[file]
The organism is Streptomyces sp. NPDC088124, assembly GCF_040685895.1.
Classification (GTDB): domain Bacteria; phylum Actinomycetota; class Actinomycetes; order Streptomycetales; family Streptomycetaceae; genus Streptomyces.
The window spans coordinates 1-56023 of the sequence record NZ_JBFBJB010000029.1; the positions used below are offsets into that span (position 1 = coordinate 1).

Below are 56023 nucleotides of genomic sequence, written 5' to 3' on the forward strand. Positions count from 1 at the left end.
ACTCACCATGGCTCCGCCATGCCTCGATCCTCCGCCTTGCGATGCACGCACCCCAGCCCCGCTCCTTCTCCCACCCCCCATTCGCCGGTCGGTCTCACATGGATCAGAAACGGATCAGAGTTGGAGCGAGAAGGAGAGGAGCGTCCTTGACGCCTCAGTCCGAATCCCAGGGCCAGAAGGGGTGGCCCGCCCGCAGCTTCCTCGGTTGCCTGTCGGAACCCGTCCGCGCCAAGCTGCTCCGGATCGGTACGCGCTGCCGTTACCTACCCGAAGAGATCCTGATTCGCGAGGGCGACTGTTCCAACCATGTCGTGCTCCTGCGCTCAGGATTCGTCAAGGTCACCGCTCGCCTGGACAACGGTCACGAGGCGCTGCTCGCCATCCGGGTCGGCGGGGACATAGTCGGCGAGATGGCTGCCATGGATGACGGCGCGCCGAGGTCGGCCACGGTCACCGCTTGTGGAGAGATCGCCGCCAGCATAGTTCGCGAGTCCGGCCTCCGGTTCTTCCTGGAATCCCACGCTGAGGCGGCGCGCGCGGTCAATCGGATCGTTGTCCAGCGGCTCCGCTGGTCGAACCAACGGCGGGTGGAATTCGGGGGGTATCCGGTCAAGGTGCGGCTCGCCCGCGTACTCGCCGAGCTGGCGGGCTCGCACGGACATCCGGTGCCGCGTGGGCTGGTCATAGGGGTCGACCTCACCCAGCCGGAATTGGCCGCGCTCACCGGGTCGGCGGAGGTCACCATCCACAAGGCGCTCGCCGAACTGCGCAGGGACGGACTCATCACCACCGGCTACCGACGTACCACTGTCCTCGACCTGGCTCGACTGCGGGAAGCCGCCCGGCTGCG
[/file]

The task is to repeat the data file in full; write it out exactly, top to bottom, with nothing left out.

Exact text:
The organism is Streptomyces sp. NPDC088124, assembly GCF_040685895.1.
Classification (GTDB): domain Bacteria; phylum Actinomycetota; class Actinomycetes; order Streptomycetales; family Streptomycetaceae; genus Streptomyces.
The window spans coordinates 1-56023 of the sequence record NZ_JBFBJB010000029.1; the positions used below are offsets into that span (position 1 = coordinate 1).

Below are 56023 nucleotides of genomic sequence, written 5' to 3' on the forward strand. Positions count from 1 at the left end.
ACTCACCATGGCTCCGCCATGCCTCGATCCTCCGCCTTGCGATGCACGCACCCCAGCCCCGCTCCTTCTCCCACCCCCCATTCGCCGGTCGGTCTCACATGGATCAGAAACGGATCAGAGTTGGAGCGAGAAGGAGAGGAGCGTCCTTGACGCCTCAGTCCGAATCCCAGGGCCAGAAGGGGTGGCCCGCCCGCAGCTTCCTCGGTTGCCTGTCGGAACCCGTCCGCGCCAAGCTGCTCCGGATCGGTACGCGCTGCCGTTACCTACCCGAAGAGATCCTGATTCGCGAGGGCGACTGTTCCAACCATGTCGTGCTCCTGCGCTCAGGATTCGTCAAGGTCACCGCTCGCCTGGACAACGGTCACGAGGCGCTGCTCGCCATCCGGGTCGGCGGGGACATAGTCGGCGAGATGGCTGCCATGGATGACGGCGCGCCGAGGTCGGCCACGGTCACCGCTTGTGGAGAGATCGCCGCCAGCATAGTTCGCGAGTCCGGCCTCCGGTTCTTCCTGGAATCCCACGCTGAGGCGGCGCGCGCGGTCAATCGGATCGTTGTCCAGCGGCTCCGCTGGTCGAACCAACGGCGGGTGGAATTCGGGGGGTATCCGGTCAAGGTGCGGCTCGCCCGCGTACTCGCCGAGCTGGCGGGCTCGCACGGACATCCGGTGCCGCGTGGGCTGGTCATAGGGGTCGACCTCACCCAGCCGGAATTGGCCGCGCTCACCGGGTCGGCGGAGGTCACCATCCACAAGGCGCTCGCCGAACTGCGCAGGGACGGACTCATCACCACCGGCTACCGACGTACCACTGTCCTCGACCTGGCTCGACTGCGGGAAGCCGCCCGGCTGCG